“By the influence and assistance of the wife of Durant, a French trader, Mrs. Brown contrived to escape to the residence of McGillevray, the Head-man of the Creek nation, who generously ransomed her fro her savage owner.”–The Annals of Tennessee to the End of the Eighteenth Century by J.G.M. Ramsey, page 516
One of the Demonbreun people asked me about the passage and I’m still mulling it over. Brown and some of her children (her husband and some of the others having been killed) were captured by the mixed Cherokee/Creek group fighting white settlement. She went to the Creeks. Her son went to the Cherokees. More on him in a second. Let’s just ponder this “wife of Durant.”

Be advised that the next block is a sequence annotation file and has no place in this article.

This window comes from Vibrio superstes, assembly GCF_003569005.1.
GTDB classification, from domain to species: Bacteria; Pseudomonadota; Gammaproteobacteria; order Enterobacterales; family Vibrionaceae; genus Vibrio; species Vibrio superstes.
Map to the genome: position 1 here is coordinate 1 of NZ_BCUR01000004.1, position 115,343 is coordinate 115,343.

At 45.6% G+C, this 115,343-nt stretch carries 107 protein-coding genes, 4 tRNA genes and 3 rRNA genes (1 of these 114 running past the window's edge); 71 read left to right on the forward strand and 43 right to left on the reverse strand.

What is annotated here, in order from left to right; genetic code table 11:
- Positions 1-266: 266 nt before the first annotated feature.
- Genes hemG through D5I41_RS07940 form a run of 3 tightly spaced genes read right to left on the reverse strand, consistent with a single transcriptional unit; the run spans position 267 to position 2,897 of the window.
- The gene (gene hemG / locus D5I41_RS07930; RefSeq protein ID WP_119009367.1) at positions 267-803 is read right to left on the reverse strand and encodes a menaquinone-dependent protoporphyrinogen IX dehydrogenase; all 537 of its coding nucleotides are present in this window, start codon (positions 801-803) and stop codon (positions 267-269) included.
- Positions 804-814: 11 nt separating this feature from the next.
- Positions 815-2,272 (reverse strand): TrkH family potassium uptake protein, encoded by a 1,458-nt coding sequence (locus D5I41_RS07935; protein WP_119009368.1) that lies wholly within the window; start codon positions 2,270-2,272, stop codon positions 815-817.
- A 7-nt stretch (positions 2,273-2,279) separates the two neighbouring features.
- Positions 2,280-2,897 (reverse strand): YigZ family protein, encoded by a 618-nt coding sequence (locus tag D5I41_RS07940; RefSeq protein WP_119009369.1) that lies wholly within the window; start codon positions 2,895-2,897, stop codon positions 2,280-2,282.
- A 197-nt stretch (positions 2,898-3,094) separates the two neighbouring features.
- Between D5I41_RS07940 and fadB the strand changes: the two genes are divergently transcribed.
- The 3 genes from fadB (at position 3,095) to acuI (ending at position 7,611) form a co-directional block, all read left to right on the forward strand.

There was no French guy named Durant other than our friend, Joseph. This took place in 1788, so she wasn’t the wife of Joseph yet. But this has to be Elizabeth, or so the Demonbreuns have convinced me. It does bring up a question of how a lone woman could travel to the Creek nation and have influence. No wonder there are family stories of her being Native American.
Anyway, the Browns.
“‘Price went to Pensacola for goods, and left Richard Findelston and two negro men with Mrs. Glass to take care of his stock. One day, while Findelston was away from home, a large Creek Indian came by and seized Mrs. Glass’s sucking child; the negro dared not interfere, for the Indian would have killed him instantly.”–Joseph Brown, Mrs. Brown’s son, from Ramsey’s book, page 514.
I want to connect a dot here, but I’m not sure what dot to connect. Maybe it’s nothing that these two folks, who would come to be so connected to Joseph show up in this story both connected to the Browns.